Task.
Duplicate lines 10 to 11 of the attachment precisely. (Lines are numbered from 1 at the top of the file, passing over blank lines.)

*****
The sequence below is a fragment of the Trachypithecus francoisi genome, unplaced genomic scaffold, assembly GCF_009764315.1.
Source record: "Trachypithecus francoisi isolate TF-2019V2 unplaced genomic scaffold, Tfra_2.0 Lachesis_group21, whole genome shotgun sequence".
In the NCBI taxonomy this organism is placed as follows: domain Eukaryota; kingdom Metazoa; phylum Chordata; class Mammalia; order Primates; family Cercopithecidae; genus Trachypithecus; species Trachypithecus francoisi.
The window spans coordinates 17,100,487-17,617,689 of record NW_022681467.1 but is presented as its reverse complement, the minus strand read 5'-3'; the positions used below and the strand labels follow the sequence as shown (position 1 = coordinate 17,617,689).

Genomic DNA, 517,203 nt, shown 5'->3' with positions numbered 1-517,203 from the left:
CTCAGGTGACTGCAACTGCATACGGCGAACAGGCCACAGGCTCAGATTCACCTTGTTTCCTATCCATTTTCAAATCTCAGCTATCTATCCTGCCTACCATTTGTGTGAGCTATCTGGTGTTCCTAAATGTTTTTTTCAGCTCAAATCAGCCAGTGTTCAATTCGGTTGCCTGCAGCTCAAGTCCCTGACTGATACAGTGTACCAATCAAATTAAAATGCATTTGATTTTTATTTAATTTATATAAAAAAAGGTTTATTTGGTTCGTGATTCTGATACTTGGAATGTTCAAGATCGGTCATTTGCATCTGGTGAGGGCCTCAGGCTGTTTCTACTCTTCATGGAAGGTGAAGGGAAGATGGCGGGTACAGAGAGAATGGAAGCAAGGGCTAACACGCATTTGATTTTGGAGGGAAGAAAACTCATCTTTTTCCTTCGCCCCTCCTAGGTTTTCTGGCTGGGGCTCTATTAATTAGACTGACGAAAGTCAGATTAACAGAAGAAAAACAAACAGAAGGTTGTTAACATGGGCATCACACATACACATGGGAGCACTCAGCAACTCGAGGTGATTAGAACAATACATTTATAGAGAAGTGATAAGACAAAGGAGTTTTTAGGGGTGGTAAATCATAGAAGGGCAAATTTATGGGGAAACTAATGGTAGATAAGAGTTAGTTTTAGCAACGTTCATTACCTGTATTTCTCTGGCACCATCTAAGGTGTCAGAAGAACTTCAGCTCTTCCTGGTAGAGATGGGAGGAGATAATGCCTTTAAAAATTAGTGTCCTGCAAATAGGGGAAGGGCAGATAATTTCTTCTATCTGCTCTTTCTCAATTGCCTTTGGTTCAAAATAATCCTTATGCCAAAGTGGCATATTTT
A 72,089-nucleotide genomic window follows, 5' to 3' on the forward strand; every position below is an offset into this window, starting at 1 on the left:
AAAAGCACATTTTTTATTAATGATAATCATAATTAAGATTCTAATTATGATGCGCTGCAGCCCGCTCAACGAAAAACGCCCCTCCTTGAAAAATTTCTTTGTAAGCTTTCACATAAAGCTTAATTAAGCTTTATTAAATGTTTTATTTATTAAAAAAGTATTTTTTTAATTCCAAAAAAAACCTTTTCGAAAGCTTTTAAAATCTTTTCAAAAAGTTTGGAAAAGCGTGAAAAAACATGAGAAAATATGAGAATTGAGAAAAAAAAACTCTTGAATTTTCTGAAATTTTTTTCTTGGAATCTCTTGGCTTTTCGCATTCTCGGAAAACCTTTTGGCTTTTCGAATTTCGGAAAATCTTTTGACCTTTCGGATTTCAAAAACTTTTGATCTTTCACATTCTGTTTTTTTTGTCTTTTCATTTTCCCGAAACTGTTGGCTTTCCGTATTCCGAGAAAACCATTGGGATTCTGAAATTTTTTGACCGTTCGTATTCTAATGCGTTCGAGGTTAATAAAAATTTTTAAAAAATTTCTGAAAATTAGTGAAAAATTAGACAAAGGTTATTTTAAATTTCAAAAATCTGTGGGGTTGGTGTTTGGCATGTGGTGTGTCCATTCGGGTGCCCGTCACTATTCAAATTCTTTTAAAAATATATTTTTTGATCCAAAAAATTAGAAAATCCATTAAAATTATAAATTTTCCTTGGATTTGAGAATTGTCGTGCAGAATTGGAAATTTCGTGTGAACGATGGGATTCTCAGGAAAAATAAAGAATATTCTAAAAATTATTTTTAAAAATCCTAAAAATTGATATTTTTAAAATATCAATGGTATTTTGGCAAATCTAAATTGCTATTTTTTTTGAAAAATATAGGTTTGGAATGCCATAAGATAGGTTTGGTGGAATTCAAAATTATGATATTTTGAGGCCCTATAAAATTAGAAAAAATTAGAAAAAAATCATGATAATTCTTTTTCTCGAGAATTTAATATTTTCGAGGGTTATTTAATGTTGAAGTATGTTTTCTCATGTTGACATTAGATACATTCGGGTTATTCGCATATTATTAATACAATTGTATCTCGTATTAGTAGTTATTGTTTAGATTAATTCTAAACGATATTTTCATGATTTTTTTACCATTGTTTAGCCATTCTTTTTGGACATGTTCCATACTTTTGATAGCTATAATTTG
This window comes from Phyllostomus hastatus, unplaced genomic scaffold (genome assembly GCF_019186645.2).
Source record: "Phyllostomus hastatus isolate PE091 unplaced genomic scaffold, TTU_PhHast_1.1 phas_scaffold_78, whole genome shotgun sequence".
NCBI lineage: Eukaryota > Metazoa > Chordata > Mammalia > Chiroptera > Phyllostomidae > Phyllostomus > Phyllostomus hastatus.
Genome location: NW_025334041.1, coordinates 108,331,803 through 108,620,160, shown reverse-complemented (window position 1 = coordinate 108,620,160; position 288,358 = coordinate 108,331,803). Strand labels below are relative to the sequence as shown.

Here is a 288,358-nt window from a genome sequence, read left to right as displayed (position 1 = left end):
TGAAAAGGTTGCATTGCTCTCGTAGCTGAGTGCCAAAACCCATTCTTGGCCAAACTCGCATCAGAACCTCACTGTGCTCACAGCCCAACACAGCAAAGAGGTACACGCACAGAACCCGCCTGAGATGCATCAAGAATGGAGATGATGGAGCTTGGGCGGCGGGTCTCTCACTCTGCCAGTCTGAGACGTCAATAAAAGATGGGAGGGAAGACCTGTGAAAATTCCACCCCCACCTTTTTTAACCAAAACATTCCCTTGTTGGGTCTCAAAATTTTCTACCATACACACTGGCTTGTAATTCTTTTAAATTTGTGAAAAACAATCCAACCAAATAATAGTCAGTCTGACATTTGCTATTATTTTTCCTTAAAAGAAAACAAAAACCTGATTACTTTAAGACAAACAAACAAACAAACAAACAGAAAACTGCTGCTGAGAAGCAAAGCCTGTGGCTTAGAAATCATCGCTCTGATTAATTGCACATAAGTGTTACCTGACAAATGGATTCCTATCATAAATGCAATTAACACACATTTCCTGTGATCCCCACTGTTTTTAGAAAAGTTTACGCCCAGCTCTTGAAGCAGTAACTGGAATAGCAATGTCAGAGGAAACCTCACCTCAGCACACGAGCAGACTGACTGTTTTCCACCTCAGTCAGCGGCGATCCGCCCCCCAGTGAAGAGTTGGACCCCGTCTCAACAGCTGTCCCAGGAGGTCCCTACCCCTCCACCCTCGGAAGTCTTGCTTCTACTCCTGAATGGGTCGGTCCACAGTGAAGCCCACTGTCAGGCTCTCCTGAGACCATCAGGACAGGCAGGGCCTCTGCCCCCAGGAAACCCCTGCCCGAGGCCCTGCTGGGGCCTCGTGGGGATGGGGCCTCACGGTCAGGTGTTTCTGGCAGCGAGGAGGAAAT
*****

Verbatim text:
Source record: "Phyllostomus hastatus isolate PE091 unplaced genomic scaffold, TTU_PhHast_1.1 phas_scaffold_78, whole genome shotgun sequence".
NCBI lineage: Eukaryota > Metazoa > Chordata > Mammalia > Chiroptera > Phyllostomidae > Phyllostomus > Phyllostomus hastatus.